The Tax-Free Savings Account and your retirement PDF Print E-mail
The Federal Government's new Tax-Free Savings Account (TFSA) tax-saving option for Canadians comes into effect in 2009. The TFSA can be a good addition to your retirement plan, particularly when you make it a part of your overall financial plan that includes your most important tax-saving, income-building investment - your Registered Retirement Savings Plan.

Here's a quick comparison of the TFSA and an RRSP:

. RRSP contributions provide an immediate tax benefit because they are directly deductible from income. Contributions to a TFSA cannot be claimed as a tax deduction.

. Withdrawals from a TFSA are not taxed when withdrawn. RRSP withdrawals are added to income for tax purposes.

. The contribution maximum for a TFSA is $5,000 per annum (you can have more than one Account as long as you do not exceed the $5,000 limit in total). The RRSP contribution maximum is determined by your earned income. (In 2009, the maximum RRSP contribution limit is $21,000.)

. Generally, the same investments are 'eligible' for either a TFSA or RRSP - mutual funds, publicly-traded securities, government bonds, and GICs.

. TFSA funds can be withdrawn at any time for any purpose. RRSP funds are typically not withdrawn until after retirement.

. Withdrawn amounts can be put back into a TFSA without reducing contribution room.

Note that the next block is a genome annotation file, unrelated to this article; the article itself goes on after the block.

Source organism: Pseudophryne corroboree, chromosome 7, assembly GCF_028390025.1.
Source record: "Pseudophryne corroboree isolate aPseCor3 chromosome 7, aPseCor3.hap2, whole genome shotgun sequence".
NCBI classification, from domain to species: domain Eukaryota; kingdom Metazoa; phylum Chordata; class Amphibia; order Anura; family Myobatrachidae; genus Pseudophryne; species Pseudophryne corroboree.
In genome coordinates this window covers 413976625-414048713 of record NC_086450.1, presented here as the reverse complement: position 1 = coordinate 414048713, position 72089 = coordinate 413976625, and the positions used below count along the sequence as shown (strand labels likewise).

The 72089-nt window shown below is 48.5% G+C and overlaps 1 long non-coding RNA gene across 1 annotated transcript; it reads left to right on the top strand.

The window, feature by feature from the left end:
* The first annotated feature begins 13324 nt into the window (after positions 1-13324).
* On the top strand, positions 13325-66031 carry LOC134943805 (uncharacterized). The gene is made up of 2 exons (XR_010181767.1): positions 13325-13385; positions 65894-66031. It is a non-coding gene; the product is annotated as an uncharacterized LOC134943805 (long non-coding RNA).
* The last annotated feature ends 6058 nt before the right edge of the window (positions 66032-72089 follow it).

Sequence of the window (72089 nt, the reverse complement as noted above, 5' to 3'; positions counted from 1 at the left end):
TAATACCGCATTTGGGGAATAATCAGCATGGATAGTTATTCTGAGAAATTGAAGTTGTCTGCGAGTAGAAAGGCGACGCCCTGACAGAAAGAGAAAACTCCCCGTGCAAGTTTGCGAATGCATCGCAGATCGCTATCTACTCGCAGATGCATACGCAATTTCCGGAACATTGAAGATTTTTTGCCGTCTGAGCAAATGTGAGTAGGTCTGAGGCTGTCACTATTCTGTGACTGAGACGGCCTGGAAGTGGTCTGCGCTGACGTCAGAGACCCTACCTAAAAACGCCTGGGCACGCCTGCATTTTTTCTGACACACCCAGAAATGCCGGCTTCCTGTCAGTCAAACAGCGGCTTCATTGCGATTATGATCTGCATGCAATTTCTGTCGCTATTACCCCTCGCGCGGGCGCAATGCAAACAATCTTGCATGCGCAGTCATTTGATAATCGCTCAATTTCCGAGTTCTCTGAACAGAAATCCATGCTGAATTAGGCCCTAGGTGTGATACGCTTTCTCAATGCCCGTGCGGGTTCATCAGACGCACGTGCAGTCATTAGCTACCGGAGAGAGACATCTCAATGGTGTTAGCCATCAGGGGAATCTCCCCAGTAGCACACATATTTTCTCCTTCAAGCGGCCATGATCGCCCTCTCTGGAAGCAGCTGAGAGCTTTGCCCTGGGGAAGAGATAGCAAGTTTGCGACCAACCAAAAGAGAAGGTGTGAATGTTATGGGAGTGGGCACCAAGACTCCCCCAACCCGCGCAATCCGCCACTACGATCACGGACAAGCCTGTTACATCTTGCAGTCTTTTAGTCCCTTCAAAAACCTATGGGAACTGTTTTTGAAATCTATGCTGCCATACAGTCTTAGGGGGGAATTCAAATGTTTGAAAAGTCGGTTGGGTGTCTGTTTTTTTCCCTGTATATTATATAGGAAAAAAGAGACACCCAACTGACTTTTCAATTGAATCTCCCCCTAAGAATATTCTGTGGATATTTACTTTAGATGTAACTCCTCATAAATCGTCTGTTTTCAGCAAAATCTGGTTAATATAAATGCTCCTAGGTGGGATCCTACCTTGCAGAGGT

. Unused TFSA and RRSP contribution room can be carried forward to future years.

. Withdrawals and income earned in a TFSA will not affect eligibility for federal income-tested benefits and credits including, the Age Credit, Old Age Security benefits or Guaranteed Income Supplement.

. There is no time limit at which a TFSA must be wound up or converted to a different investment. RRSPs must be wound up or converted by the end of the year when a person reaches age 71.

A TFSA can be an especially good option when your RRSP is maximized. Because the income is not taxed, a TFSA will likely deliver better returns over the long term than other non-registered investments - but the tax-sheltered, tax-saving, compound growth features of an RRSP still make it a much better choice for long term growth.

This column, written and published by Investors Group Financial Services Inc. (in Quebec - a Financial Services Firm), presents general information only and is not a solicitation to buy or sell any investments. Contact a financial advisor for specific advice about your circumstances.

- News Canada

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